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We’ve all had that friend who says they love us but never seem to be able to show up to pack for our big move, provide comfort after a major loss, or otherwise help us out when we need them most. When these things happen they underscore the fact that love is a verb, or as us teachers like to say, an action word. As I wake up to another day in Teacher Appreciation Week, the question I’m asking myself is: beyond a gift card to our children’s teachers, or nostalgic social media messages about teachers who influenced our lives, are we showing love in actionable ways that will last for the people in the profession we claim to revere so much? Probably not, and that needs to change. Here are a couple of concrete ways to do that now.
Advocate for schools that work. The truth is it’s time to stop championing individual great teachers if that means downplaying the fact that teachers need and deserve good schools in which to thrive. Hero worship of teachers is just a platitude that sets a teacher up to be a martyr who must bear the burden of doing their job well when every other person and system around them is dropping the ball. That’s far from loving – it’s actually disrespectful – and that’s why it’s just as important to elevate a great school as it is to shout out a great teacher. Talking to your community groups, your school board, or your local legislator about good schools in your area will be a huge boon to teachers because it sends a signal to stakeholders and decision makers about what we should be doing more of for teachers. When educators are working in socially chaotic settings with no clear, proven academic framework to guide instruction, the students aren’t the only ones who suffer; the teachers do too.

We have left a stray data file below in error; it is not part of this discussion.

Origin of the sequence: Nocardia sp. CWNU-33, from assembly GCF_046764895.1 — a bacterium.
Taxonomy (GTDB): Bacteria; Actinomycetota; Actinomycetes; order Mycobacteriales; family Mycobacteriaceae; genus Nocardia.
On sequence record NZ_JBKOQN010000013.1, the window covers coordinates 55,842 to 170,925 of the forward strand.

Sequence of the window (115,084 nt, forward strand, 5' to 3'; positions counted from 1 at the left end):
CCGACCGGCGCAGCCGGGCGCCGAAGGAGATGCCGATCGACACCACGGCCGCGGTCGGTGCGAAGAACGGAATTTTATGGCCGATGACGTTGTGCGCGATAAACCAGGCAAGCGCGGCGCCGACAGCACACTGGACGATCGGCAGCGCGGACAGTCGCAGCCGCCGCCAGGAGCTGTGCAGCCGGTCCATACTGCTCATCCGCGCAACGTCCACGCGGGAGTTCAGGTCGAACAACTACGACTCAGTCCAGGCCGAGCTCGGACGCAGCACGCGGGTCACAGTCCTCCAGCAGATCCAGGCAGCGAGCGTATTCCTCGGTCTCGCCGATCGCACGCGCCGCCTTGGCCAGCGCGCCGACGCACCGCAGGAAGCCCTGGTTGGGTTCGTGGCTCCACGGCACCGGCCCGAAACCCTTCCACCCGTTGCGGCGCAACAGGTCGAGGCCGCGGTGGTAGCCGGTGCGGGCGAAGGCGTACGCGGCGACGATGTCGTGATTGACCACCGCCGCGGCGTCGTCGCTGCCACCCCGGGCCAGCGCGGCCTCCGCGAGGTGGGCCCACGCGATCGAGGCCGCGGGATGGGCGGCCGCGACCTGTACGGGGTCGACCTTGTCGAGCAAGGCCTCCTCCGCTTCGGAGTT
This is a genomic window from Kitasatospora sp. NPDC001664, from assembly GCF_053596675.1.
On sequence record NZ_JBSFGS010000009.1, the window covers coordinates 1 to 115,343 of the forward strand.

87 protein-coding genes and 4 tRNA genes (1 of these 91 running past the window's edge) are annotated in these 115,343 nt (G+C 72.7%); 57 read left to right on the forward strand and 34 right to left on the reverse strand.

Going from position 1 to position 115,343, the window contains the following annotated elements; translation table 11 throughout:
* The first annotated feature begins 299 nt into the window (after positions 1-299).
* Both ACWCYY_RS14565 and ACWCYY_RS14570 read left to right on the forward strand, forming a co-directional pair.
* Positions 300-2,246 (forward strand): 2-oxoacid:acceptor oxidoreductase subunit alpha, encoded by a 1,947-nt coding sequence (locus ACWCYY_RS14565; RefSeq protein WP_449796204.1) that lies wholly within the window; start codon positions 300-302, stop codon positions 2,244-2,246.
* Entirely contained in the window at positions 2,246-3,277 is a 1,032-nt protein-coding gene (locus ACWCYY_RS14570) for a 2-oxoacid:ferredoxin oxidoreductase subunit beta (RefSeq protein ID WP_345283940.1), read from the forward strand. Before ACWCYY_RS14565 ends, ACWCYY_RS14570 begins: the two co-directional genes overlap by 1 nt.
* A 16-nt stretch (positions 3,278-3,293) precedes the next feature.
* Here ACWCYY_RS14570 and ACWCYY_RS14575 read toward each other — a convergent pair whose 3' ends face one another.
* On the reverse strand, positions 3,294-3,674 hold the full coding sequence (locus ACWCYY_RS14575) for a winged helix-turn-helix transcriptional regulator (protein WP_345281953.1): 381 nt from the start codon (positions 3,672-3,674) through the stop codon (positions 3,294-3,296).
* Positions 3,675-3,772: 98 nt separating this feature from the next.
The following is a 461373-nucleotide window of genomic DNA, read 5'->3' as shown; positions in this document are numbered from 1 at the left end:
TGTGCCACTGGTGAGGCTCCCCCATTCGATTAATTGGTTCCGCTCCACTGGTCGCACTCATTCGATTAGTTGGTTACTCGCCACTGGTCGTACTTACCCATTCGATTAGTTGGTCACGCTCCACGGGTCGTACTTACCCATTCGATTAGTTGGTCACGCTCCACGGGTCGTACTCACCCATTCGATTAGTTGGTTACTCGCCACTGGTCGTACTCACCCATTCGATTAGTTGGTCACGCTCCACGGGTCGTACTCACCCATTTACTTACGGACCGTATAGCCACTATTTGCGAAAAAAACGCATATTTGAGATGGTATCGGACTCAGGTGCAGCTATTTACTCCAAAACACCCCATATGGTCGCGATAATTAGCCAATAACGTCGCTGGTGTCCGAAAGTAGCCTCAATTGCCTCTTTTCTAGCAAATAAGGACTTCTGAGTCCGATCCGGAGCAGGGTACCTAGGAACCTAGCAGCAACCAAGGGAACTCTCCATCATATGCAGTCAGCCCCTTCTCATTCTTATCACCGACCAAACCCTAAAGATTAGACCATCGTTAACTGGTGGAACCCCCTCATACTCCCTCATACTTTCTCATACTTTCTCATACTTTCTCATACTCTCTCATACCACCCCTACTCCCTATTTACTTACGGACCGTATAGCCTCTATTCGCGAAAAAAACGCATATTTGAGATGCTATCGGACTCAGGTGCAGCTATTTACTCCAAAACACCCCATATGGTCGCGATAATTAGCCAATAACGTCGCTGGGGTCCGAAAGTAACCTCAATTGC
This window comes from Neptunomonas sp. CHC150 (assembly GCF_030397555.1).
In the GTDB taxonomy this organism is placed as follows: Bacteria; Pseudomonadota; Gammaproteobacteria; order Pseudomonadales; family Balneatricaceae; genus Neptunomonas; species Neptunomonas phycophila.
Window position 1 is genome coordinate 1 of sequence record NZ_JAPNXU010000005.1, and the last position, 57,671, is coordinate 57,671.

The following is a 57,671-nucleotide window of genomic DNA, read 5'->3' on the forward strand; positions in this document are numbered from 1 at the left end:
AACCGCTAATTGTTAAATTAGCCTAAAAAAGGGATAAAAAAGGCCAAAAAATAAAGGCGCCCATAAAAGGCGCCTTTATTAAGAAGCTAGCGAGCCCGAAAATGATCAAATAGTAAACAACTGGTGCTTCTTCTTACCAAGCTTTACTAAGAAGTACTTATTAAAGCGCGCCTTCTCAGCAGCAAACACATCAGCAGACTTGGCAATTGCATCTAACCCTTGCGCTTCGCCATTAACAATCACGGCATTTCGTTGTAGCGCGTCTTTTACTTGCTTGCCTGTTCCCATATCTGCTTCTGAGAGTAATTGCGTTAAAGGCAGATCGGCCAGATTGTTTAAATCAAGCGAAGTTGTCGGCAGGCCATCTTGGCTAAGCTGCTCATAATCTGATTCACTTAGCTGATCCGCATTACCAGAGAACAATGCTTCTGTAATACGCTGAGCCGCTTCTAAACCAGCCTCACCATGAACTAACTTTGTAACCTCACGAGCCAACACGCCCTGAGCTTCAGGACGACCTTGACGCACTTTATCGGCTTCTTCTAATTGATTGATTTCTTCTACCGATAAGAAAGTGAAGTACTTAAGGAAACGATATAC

No one wants to come to work when they know that what they do personally will be overshadowed by a dysfunctional system, so a good school setting is fundamental to an educator’s long term success. Whether they leave the profession or remain in the classroom, teachers whose individual classrooms are the only functional spaces in their school will become disillusioned, often at a personal cost to their health and wellbeing. If we truly love teachers, we can’t say the words out loud while allowing their ongoing suffering to persist unchecked.
Also, it might require a bit of detective work to locate a former teacher and tell them how much they have meant to your life, but you should do just that – remember, love is an action word! Moments like this are truly electric because they touch the deepest part of an educator’s soul. Superstar singer Adele did that onstage and the whole audience witnessed her teacher’s heart swell right before our eyes.
You too can create a similar moment for an educator. Years ago, I had my most profound teacher appreciation moment when a student did this for me. Out of the blue, I received a hand-written 3-page letter from Prayer, whom I taught half a decade earlier. I had moved to another state and I still have no idea how he found me, but he reached out to tell me how wonderful it was to be in my class and how much it impacted his life. Prayer’s act of penning that letter to me, then tracking me down and mailing it, was a gallon of water during a season of drought in my life. I was a school leader by then, and facing tough challenges both at work and at home. I was drowning in self-doubt. Prayer (that’s my former student’s actual first name) re-energized and affirmed me personally and professionally in a way I didn’t think was possible. I’ll be forever grateful. Expend some real effort and give a teacher a surprise moment of gratitude. It might literally change their life.
I once heard Al Sharpton say something to the effect that there isn’t much point for Black folks to have gained the right to sit at any lunch counter if once they get there, they can’t even read the menu. As an educator and literacy champion, his words were a gut punch. They reminded me of the need to be balanced in focusing on things that matter. For Teacher Appreciation Week, that means celebrating teachers in sweet and soft ways, but not without the real balance of doing something hard beyond that well-worn norm. When it comes to loving teachers, we have to put our money where our mouth is or our words will show themselves to be vacuous and mean little, or nothing at all.